If you are not using any software tools or calculations for recipes, but rather just going off of someone's pre-formulated quantities, then it's understood that you might need assistance with scaling down the recipe. Most homebrewers learn to do that sooner rather than later.
 

IslandLizard

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Seeing my recipe, I'm going to need around 7 gallons of water for my mash a d boil, for 7 gallons, would a home stove be ok for my first batch? Or would I be overwhelming it? It's an older frigidaire glass top. Or should i try the burner on my gas grill, or maybe an old charcoal grill I have? There's no gas Turkey fryers around me right now!
In my earlier full volume extract days I was able to boil 6-7 gallons on 2 different, newer glass top stoves, but it was slow, and wouldn't hold a steady boil, even with the lid half way on, it kept cycling on and off.
The sheer weight of the full kettle on that glass top was a bit scary. I always made sure the glass top and kettle bottom were impeccably clean, with no grains of sand or so on it to avoid point pressure. The kettle has a thick 3-ply bottom, so it was 'perfectly flat.' But I was never very comfortable with it.

When I saw the Avantco IC3500 mentioned in a thread here on HBT, it was a no-brainer. It took me about 4 hours to wire in the 240V / 20A receptacle in the kitchen. The cooker sits on the counter pretty much permanently, as it gets used a lot.
Aside from it being a lot cheaper energy source than propane, I can brew any time of day, don't have to schlep all that stuff outside, deal with the mosquitos, or weather. I put a fan in the window opening to drive off steam.

A dryer outlet in a utility room or garage can be used too. You do need a kettle that works on Induction, though, a one time investment. I found a 32 qt kettle on Craigslist I now use for temporarily storing sparge water and also make soup stocks in and what not, when not brewing.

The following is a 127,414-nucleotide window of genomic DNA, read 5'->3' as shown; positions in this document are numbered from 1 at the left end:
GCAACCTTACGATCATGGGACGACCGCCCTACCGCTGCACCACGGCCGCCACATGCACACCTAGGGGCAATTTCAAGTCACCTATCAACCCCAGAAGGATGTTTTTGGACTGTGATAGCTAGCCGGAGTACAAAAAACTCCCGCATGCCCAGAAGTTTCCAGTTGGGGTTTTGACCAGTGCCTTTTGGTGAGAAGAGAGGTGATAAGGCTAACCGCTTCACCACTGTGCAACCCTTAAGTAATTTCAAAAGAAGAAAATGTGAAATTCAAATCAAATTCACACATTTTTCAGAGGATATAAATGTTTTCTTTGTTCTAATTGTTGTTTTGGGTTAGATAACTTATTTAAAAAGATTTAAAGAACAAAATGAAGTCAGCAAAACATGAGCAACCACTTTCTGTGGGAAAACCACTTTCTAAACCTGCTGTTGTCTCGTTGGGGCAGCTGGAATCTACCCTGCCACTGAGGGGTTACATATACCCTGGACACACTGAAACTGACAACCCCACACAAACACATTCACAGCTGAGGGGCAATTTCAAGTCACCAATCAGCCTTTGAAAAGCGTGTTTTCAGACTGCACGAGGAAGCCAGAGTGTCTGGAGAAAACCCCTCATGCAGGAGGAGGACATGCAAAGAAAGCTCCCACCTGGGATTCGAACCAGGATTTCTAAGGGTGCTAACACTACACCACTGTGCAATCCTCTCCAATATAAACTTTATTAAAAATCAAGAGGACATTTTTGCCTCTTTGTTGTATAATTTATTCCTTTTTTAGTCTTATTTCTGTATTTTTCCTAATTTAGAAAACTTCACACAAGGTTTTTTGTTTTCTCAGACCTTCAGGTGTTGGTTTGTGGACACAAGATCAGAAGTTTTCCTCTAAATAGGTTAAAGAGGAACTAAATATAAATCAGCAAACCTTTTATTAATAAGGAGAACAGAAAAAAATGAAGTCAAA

MrTimV

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I second the halving your batch size suggestion.

Question though, if you did move ahead with rocket stove, what's your plan for maintaining your mash temperature?
In my mind, that is a stumbling block for rocket stove.
For boiling yeah it'll boil no problem (although I'd also be concerned about scorching on the bottom of your pot) but temperature control on wood fired cooking appliances is often an art form in itself.
 

wallyLOZ

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Sounds like you've got a couple of options. The stovetop would probably work for now. The drawbacks are power and the range hood (if your configuration has one). If your stove doesn't have the power, you can add a couple wraps of Reflectix to insulate it. You can also place the lid on part way. This will also help keep the condensation that will form on the hood from dripping back into your wort.
Second option would be a propane burner outside. If your grill is gas you already have the propane tank. Webstaurant Store has a burner for $35. https://www.webstaurantstore.com/ba...rner-outdoor-patio-stove-range/554BPSQ16.html
I've gone the induction burner route, with a slight twist. I use the 110v model, IC1800. With a few wraps of Reflectix and the lid part way on, I can bring 6 gallons to boil.
The drawbacks, as I see them, to using the rocket stove or the grill are, possibly adding a smokey flavor to your brew. Unless that's what you're after.
Let us know what you decide and how you like it. Cheers!